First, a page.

As a writer and an editor, I have a pile of pet peeves concentrated around dialogue. It seems so simple, and yet it trips up everyone from beginners to pros. Although the basic format long ago became second nature to me, I still find examples of most of my other pet peeves in my first drafts. Sometimes I find examples of these in my published work, and that really drives me nuts. So, what bugs me about dialogue? Let’s dig in …
“Dialogue format is pretty simple,” said Bob. “But that doesn’t mean it’s easy for beginners.”
Sue nodded. “If you get confused, just grab a novel off your bookshelf to use as a guide.”
“What she said. And start a new paragraph for each speaker.”
The dialogue above demonstrates the two key attributes of the format: indenting for each person and indicating—when necessary!—who’s speaking with phrases outside the dialogue. This may seem obvious, but I’ve seen beginning fiction writers forget to use indentation, creating a solid block of quotes that’s difficult for the reader to untangle into a conversation. In other instances, dialogue is not clearly or correctly attributed, leaving the reader puzzled about who’s saying what. Once this basic format has been applied, we can dig deeper into the rest of my pet peeves, which are more about style and less about nuts-and-bolts structure.
Look, Who’s Talking? Dialogue Tags and Character Actions
There are three basic ways of indicating to the reader which character is delivering a line of dialogue. One is the direct dialogue tag, like the “said Bob” used above. Another is giving the character a bit of stage direction like “Sue nodded.” Both of these clearly indicate to the reader which character is saying the related quote. The third way is more subtle, as demonstrated by the final line of dialogue above. Because there are only two people in this scene, it’s clear that quote is from Bob. These few points are at the heart of a bunch of pet peeves.
Excessive dialogue tags: If there are only two people talking, don’t use a dialogue tag for every line. The reader gets that the characters are speaking alternately. If there’s a pause in the discussion, and then the same character who last spoke starts speaking again, that needs to be explained. Otherwise, just let the conversation flow.
Awkward saidisms: Using “said” is perfectly acceptable. Some direction can be effective, such as “she whispered.” But don’t go out of your way to come up with new expressions to describe a line reading, like “she grated” or “he masticated.” What do those even mean? And be careful about redundancies like “she yelled loudly.”
Punctuating actions like tags (or vice versa): Be careful about the format. These are not correct:
“If you’re getting confused,” Sue nodded, “just grab a novel off your bookshelf.”
Bob said. “What she said.”
Talking is Hard and People are Lazy
It’s easy to throw everything into dialogue, far more than what should be there. This is another source of pet peeves for me.
Wordy dialogue: People often speak in simple or incomplete sentences. A person wouldn’t generally say, “Bill, open that door for me because it’s locked, and I couldn’t find my key in my jacket.” The person stuck out in the cold would simply say, “Hey, open the door, I lost my key.” Or just, “Open up, dammit!”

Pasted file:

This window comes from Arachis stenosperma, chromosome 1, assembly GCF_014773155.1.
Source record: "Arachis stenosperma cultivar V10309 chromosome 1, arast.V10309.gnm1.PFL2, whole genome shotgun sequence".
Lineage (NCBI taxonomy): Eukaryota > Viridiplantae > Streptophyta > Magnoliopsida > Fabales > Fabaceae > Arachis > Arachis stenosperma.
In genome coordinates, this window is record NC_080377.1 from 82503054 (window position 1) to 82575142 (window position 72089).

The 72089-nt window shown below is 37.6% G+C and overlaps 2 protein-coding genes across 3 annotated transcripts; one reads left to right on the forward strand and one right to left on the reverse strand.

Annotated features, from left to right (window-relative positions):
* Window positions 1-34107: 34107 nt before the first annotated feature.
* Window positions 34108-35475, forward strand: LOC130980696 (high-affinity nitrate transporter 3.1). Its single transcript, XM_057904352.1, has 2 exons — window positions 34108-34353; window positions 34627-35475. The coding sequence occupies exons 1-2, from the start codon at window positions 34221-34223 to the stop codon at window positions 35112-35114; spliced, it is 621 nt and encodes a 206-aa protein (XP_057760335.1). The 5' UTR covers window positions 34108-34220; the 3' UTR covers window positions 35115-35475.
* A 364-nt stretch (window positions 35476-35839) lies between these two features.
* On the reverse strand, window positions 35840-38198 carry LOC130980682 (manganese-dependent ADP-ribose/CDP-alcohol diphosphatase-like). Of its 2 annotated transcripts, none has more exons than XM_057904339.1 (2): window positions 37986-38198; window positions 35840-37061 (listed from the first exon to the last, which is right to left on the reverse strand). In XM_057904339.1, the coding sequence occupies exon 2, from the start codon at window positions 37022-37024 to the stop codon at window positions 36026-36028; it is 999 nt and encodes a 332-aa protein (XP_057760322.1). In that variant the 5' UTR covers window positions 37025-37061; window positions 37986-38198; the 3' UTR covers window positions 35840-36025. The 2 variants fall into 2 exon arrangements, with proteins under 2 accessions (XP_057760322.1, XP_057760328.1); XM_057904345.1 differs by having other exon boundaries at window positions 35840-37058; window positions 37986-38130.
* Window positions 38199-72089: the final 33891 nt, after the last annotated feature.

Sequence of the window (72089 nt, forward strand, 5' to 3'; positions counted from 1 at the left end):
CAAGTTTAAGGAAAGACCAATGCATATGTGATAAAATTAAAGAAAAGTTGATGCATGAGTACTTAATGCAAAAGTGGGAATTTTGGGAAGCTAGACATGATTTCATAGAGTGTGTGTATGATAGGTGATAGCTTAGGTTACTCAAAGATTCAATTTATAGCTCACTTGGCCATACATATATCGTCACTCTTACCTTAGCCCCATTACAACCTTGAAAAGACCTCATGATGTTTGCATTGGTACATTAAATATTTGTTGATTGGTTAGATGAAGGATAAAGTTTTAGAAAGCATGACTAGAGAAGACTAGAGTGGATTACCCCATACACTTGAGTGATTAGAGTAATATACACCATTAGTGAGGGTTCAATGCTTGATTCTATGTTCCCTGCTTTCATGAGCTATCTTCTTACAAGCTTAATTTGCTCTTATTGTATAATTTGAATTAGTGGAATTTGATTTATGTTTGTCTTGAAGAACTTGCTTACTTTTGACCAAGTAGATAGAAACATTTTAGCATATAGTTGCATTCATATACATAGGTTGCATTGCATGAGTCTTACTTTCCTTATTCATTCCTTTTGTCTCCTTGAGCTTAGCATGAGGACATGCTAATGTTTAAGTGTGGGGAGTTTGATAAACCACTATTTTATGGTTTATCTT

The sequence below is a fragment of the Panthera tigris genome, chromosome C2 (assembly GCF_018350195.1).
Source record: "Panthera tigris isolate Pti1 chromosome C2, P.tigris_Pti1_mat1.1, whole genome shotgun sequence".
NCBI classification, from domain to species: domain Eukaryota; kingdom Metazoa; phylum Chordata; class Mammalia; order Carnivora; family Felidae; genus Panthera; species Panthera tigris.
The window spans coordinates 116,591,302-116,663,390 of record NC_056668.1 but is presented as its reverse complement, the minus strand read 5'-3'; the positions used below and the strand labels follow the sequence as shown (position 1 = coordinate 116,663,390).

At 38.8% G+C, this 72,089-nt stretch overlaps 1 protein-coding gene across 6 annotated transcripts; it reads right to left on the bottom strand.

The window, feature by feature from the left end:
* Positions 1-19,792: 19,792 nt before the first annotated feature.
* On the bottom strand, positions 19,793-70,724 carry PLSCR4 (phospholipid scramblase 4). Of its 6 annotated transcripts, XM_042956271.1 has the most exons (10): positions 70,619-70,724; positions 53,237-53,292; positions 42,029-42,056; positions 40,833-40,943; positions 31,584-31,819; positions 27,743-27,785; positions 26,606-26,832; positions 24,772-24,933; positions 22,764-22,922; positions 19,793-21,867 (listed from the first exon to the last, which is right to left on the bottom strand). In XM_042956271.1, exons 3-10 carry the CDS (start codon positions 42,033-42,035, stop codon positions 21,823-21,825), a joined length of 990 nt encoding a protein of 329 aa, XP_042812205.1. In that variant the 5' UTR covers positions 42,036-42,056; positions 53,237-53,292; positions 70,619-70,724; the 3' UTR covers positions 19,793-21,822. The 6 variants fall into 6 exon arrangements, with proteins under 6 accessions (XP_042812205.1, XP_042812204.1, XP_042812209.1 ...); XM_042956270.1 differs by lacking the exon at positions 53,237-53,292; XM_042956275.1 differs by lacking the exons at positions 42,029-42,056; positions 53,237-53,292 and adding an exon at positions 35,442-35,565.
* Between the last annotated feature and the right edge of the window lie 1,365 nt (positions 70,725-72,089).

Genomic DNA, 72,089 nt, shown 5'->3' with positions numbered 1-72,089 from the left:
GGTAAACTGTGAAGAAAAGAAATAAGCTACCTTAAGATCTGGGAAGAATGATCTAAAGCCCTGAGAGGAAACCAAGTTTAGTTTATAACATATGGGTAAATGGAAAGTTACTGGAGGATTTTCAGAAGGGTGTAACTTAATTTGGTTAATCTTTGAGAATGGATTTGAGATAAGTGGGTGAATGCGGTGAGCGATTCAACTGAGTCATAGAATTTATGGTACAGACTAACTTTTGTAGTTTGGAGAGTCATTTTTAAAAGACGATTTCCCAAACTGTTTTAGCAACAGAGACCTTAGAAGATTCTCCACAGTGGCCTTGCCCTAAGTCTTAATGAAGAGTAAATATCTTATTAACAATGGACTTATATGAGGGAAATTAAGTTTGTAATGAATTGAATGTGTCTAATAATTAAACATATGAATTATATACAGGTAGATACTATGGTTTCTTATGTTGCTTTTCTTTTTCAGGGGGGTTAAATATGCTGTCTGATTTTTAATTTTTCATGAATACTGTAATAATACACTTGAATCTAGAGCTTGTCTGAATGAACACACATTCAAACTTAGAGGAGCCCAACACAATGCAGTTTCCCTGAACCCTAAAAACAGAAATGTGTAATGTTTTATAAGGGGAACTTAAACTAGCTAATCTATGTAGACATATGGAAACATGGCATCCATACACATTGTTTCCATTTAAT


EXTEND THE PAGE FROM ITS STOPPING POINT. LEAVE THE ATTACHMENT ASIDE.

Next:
Dialogue as first drafted can often be condensed for a more natural sound. Your characters’ speech doesn’t need to be grammatical. Of course, if one of your characters is a strict English teacher, maybe he will often speak in full, perfect sentences.
Exposition as dialogue: Explain background information in the narrative, don’t stick it all into your characters’ mouths. One reason this often falls flat is that, in order to give the reader necessary back story, the writer has one character tell another character something they both already know:
“This is serious,” said Doctor Johnson. “Her heart’s in bad shape. She’s in poor physical condition, and her unhealthy diet hasn’t helped. If we don’t operate soon, her chances of survival are slim.”
Doctor Smith frowned. “Well, duh, I’m her cardiologist, why are you telling me this?”
The Name Game: Outside of parents talking to toddlers, people rarely call each other by name. Unless a character is calling for someone in a group, leave out the name. Don’t resort to excessive use of names as a way to indicate who’s speaking. Using a character’s name in dialogue can produce a certain dramatic tone, but the effect is weakened if used repeatedly.
This Discussion is Over
Not because I’ve covered everything, but just the opposite. I could go on forever about little stylistic things, like if you need several dialogue tags in a row, vary the format (“said Bob” vs. “Sue said”) and the placement (before quote, during quote, after quote). Or if a character says, “Dammit, I don’t want to go, and you can’t make me!” you probably don’t have to add “she said angrily” because the content of the dialogue makes her emotions clear on its own. So we’re just stopping here for convenience.
“And,” he said, “because I want to get some chocolate. Mmm … chocolate.”